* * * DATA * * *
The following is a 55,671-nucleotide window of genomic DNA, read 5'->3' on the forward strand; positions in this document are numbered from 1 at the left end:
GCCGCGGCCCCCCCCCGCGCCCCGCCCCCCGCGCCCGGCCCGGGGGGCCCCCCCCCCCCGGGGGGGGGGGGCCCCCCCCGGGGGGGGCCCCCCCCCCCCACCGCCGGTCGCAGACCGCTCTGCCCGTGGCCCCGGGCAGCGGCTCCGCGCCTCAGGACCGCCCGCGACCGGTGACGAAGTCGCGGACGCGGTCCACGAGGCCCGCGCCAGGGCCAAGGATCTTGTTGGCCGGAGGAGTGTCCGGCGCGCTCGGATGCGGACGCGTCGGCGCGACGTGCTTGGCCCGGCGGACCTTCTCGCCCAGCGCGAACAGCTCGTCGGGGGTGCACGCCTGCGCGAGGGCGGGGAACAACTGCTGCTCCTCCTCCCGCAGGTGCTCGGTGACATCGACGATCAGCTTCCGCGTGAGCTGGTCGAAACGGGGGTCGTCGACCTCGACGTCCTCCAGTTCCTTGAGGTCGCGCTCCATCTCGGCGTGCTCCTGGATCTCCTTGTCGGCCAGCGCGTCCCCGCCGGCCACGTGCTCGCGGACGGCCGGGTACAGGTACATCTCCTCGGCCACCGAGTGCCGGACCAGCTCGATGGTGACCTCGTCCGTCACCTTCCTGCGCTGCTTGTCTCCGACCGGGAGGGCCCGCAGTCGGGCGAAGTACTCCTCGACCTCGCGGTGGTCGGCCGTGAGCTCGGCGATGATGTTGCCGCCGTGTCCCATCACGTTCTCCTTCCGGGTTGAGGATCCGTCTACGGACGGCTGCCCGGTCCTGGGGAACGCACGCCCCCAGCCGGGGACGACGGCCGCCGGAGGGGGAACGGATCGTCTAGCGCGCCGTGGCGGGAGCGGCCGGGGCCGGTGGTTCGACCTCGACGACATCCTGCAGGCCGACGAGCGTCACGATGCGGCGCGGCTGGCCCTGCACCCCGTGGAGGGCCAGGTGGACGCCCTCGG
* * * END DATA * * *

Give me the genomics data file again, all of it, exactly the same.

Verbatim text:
The following is a 55,671-nucleotide window of genomic DNA, read 5'->3' on the forward strand; positions in this document are numbered from 1 at the left end:
GCCGCGGCCCCCCCCCGCGCCCCGCCCCCCGCGCCCGGCCCGGGGGGCCCCCCCCCCCCGGGGGGGGGGGGCCCCCCCCGGGGGGGGCCCCCCCCCCCCACCGCCGGTCGCAGACCGCTCTGCCCGTGGCCCCGGGCAGCGGCTCCGCGCCTCAGGACCGCCCGCGACCGGTGACGAAGTCGCGGACGCGGTCCACGAGGCCCGCGCCAGGGCCAAGGATCTTGTTGGCCGGAGGAGTGTCCGGCGCGCTCGGATGCGGACGCGTCGGCGCGACGTGCTTGGCCCGGCGGACCTTCTCGCCCAGCGCGAACAGCTCGTCGGGGGTGCACGCCTGCGCGAGGGCGGGGAACAACTGCTGCTCCTCCTCCCGCAGGTGCTCGGTGACATCGACGATCAGCTTCCGCGTGAGCTGGTCGAAACGGGGGTCGTCGACCTCGACGTCCTCCAGTTCCTTGAGGTCGCGCTCCATCTCGGCGTGCTCCTGGATCTCCTTGTCGGCCAGCGCGTCCCCGCCGGCCACGTGCTCGCGGACGGCCGGGTACAGGTACATCTCCTCGGCCACCGAGTGCCGGACCAGCTCGATGGTGACCTCGTCCGTCACCTTCCTGCGCTGCTTGTCTCCGACCGGGAGGGCCCGCAGTCGGGCGAAGTACTCCTCGACCTCGCGGTGGTCGGCCGTGAGCTCGGCGATGATGTTGCCGCCGTGTCCCATCACGTTCTCCTTCCGGGTTGAGGATCCGTCTACGGACGGCTGCCCGGTCCTGGGGAACGCACGCCCCCAGCCGGGGACGACGGCCGCCGGAGGGGGAACGGATCGTCTAGCGCGCCGTGGCGGGAGCGGCCGGGGCCGGTGGTTCGACCTCGACGACATCCTGCAGGCCGACGAGCGTCACGATGCGGCGCGGCTGGCCCTGCACCCCGTGGAGGGCCAGGTGGACGCCCTCGG